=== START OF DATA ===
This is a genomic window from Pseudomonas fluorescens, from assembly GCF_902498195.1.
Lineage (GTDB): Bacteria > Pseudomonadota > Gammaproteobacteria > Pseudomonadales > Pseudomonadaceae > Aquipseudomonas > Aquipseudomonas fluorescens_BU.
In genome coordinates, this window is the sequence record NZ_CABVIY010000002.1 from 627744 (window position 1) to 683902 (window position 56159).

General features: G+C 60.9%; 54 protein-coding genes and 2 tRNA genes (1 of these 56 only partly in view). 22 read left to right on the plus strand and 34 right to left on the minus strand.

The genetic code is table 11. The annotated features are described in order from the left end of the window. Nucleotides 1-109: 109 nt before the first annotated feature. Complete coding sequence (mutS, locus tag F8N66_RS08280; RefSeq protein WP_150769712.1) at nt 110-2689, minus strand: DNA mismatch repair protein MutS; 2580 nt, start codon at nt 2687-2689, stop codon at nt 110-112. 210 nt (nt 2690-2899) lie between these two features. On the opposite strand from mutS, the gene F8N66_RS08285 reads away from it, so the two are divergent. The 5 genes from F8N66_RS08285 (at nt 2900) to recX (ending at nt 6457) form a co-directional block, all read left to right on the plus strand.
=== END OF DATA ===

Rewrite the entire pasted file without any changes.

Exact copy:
This is a genomic window from Pseudomonas fluorescens, from assembly GCF_902498195.1.
Lineage (GTDB): Bacteria > Pseudomonadota > Gammaproteobacteria > Pseudomonadales > Pseudomonadaceae > Aquipseudomonas > Aquipseudomonas fluorescens_BU.
In genome coordinates, this window is the sequence record NZ_CABVIY010000002.1 from 627744 (window position 1) to 683902 (window position 56159).

General features: G+C 60.9%; 54 protein-coding genes and 2 tRNA genes (1 of these 56 only partly in view). 22 read left to right on the plus strand and 34 right to left on the minus strand.

The genetic code is table 11. The annotated features are described in order from the left end of the window. Nucleotides 1-109: 109 nt before the first annotated feature. Complete coding sequence (mutS, locus tag F8N66_RS08280; RefSeq protein WP_150769712.1) at nt 110-2689, minus strand: DNA mismatch repair protein MutS; 2580 nt, start codon at nt 2687-2689, stop codon at nt 110-112. 210 nt (nt 2690-2899) lie between these two features. On the opposite strand from mutS, the gene F8N66_RS08285 reads away from it, so the two are divergent. The 5 genes from F8N66_RS08285 (at nt 2900) to recX (ending at nt 6457) form a co-directional block, all read left to right on the plus strand.